Nehemiah 8 & 9

Nehemiah 8

The chapter opens by telling how Ezra read the law to the people. Verses 1-3. The name of Ezra is not mentioned in the first six chapters of Nehemiah. It is hard to imagine him being in Jerusalem during the time of the building of the wall without being mentioned. It is also hard to imagine him living in Jerusalem and spiritual conditions to have reached such a low ebb as Nehemiah found when he came to the city.

The theory is probably correct which supposes that Ezra was recalled to Persia shortly after the events with which his book concluded. He seems to have returned to Jerusalem after the wall was completed.

It was quite natural then that the assembled people would ask their former leader to read the Scriptures to them. The reading began on the first day of the seventh month. He read from the law of Moses, the Pentateuch—v. 1.

v. 2—Men, women and all children who could understand were present. See 2 Timothy 1:5 and 3:15. Consider also Samuel, who was nurtured for God.

Please note that the people “were attentive unto the book.”

v. 4—A special pulpit was built, large enough to hold Ezra and 13 others. These men apparently assisted Ezra in the long periods of reading.

v. 5—When Ezra opened the Book, the people showed their respect and reverence for the Word by standing up.

v. 6—Then Ezra blessed the Lord, and the people answered “Amen, Amen.” Then they bowed their hearts, and worshipped the Lord with their faces to the ground.

v. 7—Another 13 men are mentioned in this verse, and they also assisted Ezra and caused the people to understand the Law. As the Word was being explained the people stood.

v. 9-12—When the people heard the law they wept, realizing how they had broken it. However, at this point, Nehemiah and Ezra urged them not to weep. The day was the Feast of Trumpets, an occasion for rejoicing, not of sadness.

v. 13-18—The Feast of Tabernacles is restored. This was the second day of Bible reading. In their reading they had advanced to Leviticus 23. They learned there that the Feast of Tabernacles was to be observed by their dwelling in booths. It was decided to keep the feast just as the law prescribed.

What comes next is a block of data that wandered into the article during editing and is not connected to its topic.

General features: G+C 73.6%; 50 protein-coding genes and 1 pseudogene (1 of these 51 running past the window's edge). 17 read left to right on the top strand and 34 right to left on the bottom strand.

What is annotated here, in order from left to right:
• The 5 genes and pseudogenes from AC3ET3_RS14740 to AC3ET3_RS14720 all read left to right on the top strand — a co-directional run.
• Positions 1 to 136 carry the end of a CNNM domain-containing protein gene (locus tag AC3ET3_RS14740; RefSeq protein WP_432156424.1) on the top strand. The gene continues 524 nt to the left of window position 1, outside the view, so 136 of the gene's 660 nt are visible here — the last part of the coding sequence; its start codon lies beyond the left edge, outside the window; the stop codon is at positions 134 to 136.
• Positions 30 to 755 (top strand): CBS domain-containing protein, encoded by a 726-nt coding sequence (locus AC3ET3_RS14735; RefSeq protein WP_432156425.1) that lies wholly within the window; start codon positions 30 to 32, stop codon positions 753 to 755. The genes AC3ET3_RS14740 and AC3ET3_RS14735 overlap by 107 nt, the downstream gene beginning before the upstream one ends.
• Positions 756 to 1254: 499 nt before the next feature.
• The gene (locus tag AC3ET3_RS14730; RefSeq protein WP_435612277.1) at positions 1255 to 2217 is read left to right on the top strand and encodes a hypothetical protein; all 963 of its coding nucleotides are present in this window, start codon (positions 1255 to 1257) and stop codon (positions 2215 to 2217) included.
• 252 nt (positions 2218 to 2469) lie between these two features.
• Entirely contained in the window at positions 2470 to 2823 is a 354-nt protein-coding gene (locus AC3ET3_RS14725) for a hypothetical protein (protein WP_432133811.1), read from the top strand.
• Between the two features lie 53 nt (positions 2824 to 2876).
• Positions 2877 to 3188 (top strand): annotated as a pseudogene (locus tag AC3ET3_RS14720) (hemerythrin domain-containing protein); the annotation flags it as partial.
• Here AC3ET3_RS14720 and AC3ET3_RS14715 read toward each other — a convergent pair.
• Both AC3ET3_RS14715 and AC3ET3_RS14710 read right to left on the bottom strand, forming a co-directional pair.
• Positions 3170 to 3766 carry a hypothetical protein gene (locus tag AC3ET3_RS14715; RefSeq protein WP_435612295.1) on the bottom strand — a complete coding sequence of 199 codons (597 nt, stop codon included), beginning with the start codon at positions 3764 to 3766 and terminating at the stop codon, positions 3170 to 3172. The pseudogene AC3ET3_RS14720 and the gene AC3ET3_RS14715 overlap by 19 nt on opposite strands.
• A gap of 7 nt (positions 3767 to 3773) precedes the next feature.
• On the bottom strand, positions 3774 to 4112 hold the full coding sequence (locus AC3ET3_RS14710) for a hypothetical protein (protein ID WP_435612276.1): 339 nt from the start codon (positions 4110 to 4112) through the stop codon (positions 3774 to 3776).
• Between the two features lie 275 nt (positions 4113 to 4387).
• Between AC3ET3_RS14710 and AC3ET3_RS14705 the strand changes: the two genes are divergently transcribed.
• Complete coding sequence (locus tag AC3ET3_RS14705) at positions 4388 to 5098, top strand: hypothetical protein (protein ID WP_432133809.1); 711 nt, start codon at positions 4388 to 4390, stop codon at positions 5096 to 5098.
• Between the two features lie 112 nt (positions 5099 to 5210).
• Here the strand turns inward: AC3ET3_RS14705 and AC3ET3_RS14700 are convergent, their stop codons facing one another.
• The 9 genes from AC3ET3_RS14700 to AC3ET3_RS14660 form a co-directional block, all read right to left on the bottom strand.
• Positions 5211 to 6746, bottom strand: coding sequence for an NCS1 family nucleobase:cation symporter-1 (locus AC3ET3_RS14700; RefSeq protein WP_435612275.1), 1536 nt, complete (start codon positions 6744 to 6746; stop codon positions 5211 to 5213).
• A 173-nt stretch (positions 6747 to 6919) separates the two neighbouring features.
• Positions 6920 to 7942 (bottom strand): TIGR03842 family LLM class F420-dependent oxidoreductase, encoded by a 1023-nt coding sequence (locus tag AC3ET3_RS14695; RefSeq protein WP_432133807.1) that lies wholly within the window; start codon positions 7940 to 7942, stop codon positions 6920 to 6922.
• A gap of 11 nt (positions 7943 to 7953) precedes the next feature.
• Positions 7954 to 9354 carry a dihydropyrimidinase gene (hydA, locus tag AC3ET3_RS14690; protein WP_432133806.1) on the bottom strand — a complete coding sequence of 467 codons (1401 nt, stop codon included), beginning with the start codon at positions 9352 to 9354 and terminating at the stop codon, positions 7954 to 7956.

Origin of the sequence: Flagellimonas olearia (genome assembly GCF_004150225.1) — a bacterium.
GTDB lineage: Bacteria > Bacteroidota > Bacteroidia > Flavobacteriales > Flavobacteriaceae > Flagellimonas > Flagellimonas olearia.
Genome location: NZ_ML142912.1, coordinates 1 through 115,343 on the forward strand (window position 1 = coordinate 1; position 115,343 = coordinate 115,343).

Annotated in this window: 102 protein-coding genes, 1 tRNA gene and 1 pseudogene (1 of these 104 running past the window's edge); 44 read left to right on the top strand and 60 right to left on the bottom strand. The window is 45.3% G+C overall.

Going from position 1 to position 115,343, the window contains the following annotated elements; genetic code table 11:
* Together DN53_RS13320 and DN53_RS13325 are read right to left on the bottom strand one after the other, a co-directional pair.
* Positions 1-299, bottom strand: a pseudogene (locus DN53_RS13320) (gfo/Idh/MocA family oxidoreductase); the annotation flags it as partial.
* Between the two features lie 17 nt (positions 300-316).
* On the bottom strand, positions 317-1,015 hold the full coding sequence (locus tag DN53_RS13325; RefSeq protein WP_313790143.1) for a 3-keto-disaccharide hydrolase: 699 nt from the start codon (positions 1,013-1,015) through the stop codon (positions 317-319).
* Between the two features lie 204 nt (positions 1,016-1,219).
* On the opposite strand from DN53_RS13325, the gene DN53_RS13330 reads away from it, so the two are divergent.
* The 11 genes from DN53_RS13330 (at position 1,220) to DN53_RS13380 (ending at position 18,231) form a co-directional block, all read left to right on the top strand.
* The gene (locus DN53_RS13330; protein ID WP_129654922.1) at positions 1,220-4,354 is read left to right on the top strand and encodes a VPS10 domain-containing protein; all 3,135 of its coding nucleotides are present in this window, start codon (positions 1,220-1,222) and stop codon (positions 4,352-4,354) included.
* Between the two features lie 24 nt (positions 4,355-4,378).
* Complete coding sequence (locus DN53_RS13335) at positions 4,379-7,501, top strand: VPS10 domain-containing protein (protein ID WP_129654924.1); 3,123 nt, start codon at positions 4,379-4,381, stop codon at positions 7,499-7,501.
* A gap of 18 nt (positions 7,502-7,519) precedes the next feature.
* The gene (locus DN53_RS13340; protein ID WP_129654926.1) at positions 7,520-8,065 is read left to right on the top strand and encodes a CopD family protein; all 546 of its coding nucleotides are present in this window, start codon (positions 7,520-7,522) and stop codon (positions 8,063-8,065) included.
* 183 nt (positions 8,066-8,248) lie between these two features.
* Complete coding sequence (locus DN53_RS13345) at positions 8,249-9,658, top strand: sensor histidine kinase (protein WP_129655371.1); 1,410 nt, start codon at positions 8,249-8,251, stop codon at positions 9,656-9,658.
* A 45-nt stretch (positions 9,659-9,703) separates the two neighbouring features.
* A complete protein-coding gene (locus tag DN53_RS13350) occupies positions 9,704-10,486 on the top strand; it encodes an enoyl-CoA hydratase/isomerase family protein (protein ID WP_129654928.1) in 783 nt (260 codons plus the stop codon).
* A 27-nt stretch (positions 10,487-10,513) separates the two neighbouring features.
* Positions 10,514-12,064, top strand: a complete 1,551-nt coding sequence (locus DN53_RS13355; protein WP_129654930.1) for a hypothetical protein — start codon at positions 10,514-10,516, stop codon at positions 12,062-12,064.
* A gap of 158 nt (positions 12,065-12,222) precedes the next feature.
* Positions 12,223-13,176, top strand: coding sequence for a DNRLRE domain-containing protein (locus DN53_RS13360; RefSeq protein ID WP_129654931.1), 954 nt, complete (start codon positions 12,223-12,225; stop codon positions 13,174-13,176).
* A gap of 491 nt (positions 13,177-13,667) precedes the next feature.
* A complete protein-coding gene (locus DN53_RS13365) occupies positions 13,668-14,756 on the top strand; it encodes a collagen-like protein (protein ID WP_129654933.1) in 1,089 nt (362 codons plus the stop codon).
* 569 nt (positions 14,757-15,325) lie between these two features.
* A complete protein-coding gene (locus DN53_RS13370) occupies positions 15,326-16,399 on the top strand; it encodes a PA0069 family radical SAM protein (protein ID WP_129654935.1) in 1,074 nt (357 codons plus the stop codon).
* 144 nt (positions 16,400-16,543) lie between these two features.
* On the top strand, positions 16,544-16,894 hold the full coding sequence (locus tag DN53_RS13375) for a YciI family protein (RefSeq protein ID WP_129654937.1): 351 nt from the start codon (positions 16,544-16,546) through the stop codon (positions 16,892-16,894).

Those who dwelt in the city made booths on the flat tops of their houses. The country folks placed their booths in the streets and courtyards. There was great gladness. Ezra continued to read the Word for eight days. The people did not ask for anything else.

On the eighth day a solemn assembly was held. Now let us go into the chapter and make it applicable to ourselves.

The Great Bible Reading

Revival is generally preceded by a renewed interest in the Word of God. See revival under Josiah in 2 Kings 22:23, and under Hezekiah in 2 Kings 18.

The Reformation of the 16th century.

There are seven important truths in this chapter:

1. They were a united people waiting upon God—v. 1. They met before the Water Gate—the cleansing, refreshing, reviving power of the Word of God. “They were gathered together as one man.” This condition, unity and desire for the Word was accompanied by great power and revival. The exhortation then is that we should return to the Word if we would experience revival. We must read, study, meditate upon, memorize, and obey it.

2. The people said, “Bring the Book.” It was scarce and precious. They were united in purpose and desire.

3. Ezra brought the Book and read therefrom—v. 3. They were attentive to the Book. They listened from morning to midday. Josiah had a tender heart.

4. Notice their subjection to the Word—v. 5-8. As they listened to the Word “they lifted up their hands and answered, “Amen, Amen.” Then they bowed their heads and worshipped.

5. The Word of God was a source of joy and strength—v. 9-12. They were a happy people. They were right with God. They sang Israel’s song. As we sing we are priests unto God.